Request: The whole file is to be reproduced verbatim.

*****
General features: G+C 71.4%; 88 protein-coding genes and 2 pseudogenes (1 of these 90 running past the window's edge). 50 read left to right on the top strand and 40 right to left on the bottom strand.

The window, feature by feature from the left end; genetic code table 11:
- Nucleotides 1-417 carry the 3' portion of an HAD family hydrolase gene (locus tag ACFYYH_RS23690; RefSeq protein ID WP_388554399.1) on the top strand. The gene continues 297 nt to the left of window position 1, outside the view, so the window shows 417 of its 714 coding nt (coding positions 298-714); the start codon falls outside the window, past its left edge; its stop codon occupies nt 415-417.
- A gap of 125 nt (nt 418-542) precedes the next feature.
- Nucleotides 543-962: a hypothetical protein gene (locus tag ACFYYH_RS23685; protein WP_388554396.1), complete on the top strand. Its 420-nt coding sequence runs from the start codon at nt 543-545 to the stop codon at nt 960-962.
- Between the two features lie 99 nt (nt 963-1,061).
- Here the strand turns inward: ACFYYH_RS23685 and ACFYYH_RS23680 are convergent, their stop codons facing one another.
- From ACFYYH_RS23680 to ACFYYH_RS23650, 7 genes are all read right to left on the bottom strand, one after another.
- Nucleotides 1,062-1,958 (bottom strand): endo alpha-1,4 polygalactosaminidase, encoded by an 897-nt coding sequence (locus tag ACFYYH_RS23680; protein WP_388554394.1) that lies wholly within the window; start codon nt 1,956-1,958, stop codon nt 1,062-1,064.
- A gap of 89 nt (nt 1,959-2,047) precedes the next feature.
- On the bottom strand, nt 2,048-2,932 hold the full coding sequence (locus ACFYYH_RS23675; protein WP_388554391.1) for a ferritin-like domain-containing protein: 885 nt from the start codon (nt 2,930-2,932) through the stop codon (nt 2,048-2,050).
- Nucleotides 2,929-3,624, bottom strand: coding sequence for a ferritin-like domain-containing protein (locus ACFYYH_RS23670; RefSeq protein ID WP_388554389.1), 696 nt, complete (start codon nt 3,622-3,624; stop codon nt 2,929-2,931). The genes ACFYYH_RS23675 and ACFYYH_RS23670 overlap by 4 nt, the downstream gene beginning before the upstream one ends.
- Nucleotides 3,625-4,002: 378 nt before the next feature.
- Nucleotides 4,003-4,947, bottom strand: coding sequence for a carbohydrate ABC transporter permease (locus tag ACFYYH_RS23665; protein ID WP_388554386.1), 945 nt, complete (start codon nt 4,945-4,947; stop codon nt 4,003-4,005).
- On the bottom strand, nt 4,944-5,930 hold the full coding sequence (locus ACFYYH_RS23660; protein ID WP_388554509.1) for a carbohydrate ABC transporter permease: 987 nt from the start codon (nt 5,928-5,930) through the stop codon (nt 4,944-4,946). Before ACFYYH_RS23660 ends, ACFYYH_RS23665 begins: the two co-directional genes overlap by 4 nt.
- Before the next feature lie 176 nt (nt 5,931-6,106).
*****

General features: G+C 71.4%; 88 protein-coding genes and 2 pseudogenes (1 of these 90 running past the window's edge). 50 read left to right on the top strand and 40 right to left on the bottom strand.

The window, feature by feature from the left end; genetic code table 11:
- Nucleotides 1-417 carry the 3' portion of an HAD family hydrolase gene (locus tag ACFYYH_RS23690; RefSeq protein ID WP_388554399.1) on the top strand. The gene continues 297 nt to the left of window position 1, outside the view, so the window shows 417 of its 714 coding nt (coding positions 298-714); the start codon falls outside the window, past its left edge; its stop codon occupies nt 415-417.
- A gap of 125 nt (nt 418-542) precedes the next feature.
- Nucleotides 543-962: a hypothetical protein gene (locus tag ACFYYH_RS23685; protein WP_388554396.1), complete on the top strand. Its 420-nt coding sequence runs from the start codon at nt 543-545 to the stop codon at nt 960-962.
- Between the two features lie 99 nt (nt 963-1,061).
- Here the strand turns inward: ACFYYH_RS23685 and ACFYYH_RS23680 are convergent, their stop codons facing one another.
- From ACFYYH_RS23680 to ACFYYH_RS23650, 7 genes are all read right to left on the bottom strand, one after another.
- Nucleotides 1,062-1,958 (bottom strand): endo alpha-1,4 polygalactosaminidase, encoded by an 897-nt coding sequence (locus tag ACFYYH_RS23680; protein WP_388554394.1) that lies wholly within the window; start codon nt 1,956-1,958, stop codon nt 1,062-1,064.
- A gap of 89 nt (nt 1,959-2,047) precedes the next feature.
- On the bottom strand, nt 2,048-2,932 hold the full coding sequence (locus ACFYYH_RS23675; protein WP_388554391.1) for a ferritin-like domain-containing protein: 885 nt from the start codon (nt 2,930-2,932) through the stop codon (nt 2,048-2,050).
- Nucleotides 2,929-3,624, bottom strand: coding sequence for a ferritin-like domain-containing protein (locus ACFYYH_RS23670; RefSeq protein ID WP_388554389.1), 696 nt, complete (start codon nt 3,622-3,624; stop codon nt 2,929-2,931). The genes ACFYYH_RS23675 and ACFYYH_RS23670 overlap by 4 nt, the downstream gene beginning before the upstream one ends.
- Nucleotides 3,625-4,002: 378 nt before the next feature.
- Nucleotides 4,003-4,947, bottom strand: coding sequence for a carbohydrate ABC transporter permease (locus tag ACFYYH_RS23665; protein ID WP_388554386.1), 945 nt, complete (start codon nt 4,945-4,947; stop codon nt 4,003-4,005).
- On the bottom strand, nt 4,944-5,930 hold the full coding sequence (locus ACFYYH_RS23660; protein ID WP_388554509.1) for a carbohydrate ABC transporter permease: 987 nt from the start codon (nt 5,928-5,930) through the stop codon (nt 4,944-4,946). Before ACFYYH_RS23660 ends, ACFYYH_RS23665 begins: the two co-directional genes overlap by 4 nt.
- Before the next feature lie 176 nt (nt 5,931-6,106).